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Getting Your Small Business Investment Ready

Posted On Monday 1st May 2017 2:41 PM

Owner's Equity is rarely enough for running and growing a business. Every business owner thus aspires to make his or her business attractive for capital providers. Before approaching these capital providers, be they equity investors or lenders, it helps to do plenty of homework.

Capital providers undertake rigorous assessments of the business to ensure that their investment is protected. While there are a lot of commonalities in the criteria used by equity and debt providers, there are some aspects that one category focuses on more than the other. An equity provider will look less at liquidity and more at long-term growth prospects given the longer horizon. Strategic aspects of the business's product or service will also get more attention from equity investors. Debt providers meanwhile will have a hawk-eye focus on liquidity, short-medium term prospects, leverage levels, and promoter credibility. Let's look at the most critical aspects that a business owner needs focus on before approaching a lender.

To put it simply, any lender will focus on the '3 Cs': Character, Collateral, and Cash Flow.

Why is CIBIL so important?

CIBIL is a tangible proxy for the first 'C', Character.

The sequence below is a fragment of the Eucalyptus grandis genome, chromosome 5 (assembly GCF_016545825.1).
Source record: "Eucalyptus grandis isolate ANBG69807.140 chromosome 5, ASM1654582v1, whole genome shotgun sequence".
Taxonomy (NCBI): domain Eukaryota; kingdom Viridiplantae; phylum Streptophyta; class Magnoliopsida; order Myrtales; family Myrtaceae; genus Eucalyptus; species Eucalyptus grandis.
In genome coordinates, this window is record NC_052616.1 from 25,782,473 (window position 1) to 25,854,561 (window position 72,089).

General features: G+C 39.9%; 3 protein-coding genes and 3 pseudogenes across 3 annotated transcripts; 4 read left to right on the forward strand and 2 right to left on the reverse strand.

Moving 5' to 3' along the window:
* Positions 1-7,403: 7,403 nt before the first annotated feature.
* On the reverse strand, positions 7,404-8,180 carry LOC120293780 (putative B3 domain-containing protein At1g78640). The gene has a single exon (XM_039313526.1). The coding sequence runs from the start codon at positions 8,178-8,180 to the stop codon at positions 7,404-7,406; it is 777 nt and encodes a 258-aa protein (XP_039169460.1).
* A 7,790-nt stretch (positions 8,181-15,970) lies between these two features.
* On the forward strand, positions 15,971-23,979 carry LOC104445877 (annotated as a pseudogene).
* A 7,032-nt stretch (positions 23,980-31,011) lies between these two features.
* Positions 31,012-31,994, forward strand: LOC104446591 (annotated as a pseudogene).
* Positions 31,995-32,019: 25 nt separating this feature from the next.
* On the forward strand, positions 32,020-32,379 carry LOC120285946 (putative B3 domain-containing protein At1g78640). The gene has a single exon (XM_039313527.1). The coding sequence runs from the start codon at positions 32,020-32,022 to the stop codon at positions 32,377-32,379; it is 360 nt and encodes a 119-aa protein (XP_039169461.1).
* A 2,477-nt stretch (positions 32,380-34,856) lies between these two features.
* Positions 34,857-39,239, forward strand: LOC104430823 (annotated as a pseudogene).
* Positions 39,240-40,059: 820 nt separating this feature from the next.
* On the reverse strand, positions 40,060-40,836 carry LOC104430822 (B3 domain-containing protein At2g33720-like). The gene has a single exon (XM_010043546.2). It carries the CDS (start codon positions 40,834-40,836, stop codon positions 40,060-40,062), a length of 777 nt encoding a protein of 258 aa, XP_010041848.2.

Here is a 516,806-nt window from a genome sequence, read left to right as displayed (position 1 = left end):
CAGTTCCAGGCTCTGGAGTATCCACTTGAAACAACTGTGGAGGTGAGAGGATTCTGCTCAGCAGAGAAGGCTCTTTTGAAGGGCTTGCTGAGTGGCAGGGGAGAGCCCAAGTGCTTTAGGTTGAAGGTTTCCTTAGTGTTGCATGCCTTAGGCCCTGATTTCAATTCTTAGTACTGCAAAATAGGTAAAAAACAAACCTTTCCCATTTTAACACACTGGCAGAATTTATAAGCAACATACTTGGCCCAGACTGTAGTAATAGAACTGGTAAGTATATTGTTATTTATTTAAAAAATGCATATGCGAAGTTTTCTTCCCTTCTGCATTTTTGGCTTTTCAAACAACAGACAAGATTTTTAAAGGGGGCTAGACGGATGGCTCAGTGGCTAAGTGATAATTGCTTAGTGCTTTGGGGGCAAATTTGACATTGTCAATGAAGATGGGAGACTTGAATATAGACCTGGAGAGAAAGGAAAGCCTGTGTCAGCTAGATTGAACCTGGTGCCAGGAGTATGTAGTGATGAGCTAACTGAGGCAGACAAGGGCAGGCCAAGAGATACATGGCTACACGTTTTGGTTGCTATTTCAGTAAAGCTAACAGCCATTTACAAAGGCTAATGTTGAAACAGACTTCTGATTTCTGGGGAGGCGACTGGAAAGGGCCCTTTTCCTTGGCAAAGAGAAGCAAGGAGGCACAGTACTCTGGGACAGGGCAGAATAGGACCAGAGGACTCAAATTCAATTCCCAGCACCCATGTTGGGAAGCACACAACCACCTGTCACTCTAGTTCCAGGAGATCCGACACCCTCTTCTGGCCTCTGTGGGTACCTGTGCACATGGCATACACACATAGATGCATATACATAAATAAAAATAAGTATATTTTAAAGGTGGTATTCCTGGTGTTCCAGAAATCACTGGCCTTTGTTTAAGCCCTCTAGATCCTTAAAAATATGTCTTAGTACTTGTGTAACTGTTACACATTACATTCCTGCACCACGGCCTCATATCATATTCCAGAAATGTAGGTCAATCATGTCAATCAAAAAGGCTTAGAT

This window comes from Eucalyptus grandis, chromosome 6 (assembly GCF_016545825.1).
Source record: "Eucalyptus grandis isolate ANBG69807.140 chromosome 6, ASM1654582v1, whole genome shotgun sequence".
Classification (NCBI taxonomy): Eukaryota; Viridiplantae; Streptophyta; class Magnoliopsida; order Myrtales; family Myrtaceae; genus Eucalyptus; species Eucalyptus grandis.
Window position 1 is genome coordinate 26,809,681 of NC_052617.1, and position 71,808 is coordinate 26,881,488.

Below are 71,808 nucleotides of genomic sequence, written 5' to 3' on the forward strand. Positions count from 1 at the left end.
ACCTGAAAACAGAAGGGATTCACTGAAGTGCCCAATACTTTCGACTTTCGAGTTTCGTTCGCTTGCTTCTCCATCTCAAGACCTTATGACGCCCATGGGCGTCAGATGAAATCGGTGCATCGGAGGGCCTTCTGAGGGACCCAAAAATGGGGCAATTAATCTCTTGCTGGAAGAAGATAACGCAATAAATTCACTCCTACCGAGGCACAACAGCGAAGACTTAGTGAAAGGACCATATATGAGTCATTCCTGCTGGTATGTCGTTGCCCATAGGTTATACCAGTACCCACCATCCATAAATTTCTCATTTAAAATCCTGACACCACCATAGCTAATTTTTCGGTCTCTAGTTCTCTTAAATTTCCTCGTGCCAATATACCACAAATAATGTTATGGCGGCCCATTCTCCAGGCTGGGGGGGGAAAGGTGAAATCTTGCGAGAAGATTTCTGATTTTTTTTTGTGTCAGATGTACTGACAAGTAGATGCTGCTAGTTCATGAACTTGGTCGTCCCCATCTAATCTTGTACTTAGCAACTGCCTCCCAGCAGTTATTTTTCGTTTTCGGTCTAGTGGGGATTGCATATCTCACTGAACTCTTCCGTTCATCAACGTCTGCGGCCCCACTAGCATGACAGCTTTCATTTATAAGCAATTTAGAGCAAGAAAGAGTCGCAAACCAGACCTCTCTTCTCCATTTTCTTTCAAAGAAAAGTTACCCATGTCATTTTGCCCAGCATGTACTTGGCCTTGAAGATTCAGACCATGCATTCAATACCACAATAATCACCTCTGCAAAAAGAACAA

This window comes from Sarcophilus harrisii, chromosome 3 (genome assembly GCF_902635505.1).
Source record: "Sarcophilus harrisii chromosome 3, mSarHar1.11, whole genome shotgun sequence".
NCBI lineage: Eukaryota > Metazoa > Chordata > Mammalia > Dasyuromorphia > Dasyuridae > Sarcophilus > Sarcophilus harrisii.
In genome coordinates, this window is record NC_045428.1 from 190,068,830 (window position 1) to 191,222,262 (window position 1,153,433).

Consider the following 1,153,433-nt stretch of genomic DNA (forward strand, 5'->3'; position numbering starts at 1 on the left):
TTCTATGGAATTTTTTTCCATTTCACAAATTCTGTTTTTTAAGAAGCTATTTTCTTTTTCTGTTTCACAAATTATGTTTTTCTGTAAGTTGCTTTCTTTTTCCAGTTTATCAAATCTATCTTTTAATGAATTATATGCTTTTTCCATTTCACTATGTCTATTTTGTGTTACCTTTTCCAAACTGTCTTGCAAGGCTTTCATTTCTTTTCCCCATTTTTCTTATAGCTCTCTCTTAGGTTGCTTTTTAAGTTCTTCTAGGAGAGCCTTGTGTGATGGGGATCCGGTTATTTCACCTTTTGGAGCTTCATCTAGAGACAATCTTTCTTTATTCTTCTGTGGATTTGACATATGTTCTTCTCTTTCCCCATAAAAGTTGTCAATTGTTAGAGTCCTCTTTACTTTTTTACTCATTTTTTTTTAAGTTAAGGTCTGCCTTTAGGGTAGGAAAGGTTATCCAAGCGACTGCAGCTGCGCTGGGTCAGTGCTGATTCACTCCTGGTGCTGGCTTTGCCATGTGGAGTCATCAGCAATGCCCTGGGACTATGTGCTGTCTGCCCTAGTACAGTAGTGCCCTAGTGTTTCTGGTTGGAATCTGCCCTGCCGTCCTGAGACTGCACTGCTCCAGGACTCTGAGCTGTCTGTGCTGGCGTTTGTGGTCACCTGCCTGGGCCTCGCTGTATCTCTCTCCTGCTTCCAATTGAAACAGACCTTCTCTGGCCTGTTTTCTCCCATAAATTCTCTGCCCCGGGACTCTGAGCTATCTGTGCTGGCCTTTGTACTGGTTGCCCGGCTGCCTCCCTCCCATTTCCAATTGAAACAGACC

Prior to 2006, lenders relied on their credit teams to perform detailed assessments of a business's creditworthiness. This was especially true for MSMEs, which typically did not have an independent credit rating.

CIBIL collects and maintains records of an individual's payments pertaining to loans and credit cards. Banks and NBFCs submit details to CIBIL on a monthly basis and these submissions are used to create Credit Information Reports (CIR) and credit scores. These scores are provided to credit institutions to help them evaluate credit worthiness.

The CIBIL score is the first data point reviewed by the lender. If the score is too low, the lender will probably not take the loan application further. If the score is in the comfort zone then further assessments will be carried out. Think of CIBIL as your first impression on the lender.

What are most important score determinants?

There are 4 major factors that affect your score

Payment history: Late payments or EMI defaults show you cannot sustain your present obligations. Be on time.

High credit limit utilization: If your loan and credit card limits are repeatedly maxed out then it is taken as a sign of indiscipline or financial stress. Keep an eye on limit utilization.

Higher percentage of unsecured loan: Having a balanced mix between secured loans (such as Loan Against Property) and unsecured loans (such as Personal loan, Credit Card) impacts scores positively.

Many new accounts opened recently: If you have opened multiple facilities in the recent past then lenders will assume that your financial burden has increased beyond tolerable levels.

Additionally, bear in mind that facilities that you have little direct control over like co-signed accounts, facilities where you are a guarantor, and joint accounts also affect your score. Review these carefully and regularly. Also, purchase and review your CIR periodically to avoid unpleasant surprises while making a loan application. As the saying goes, no point digging a well when there's a fire. These were the aspects relating to your first impression, i.e. CIBIL. Now let us look at some of the other crucial details that can make or break your loan application.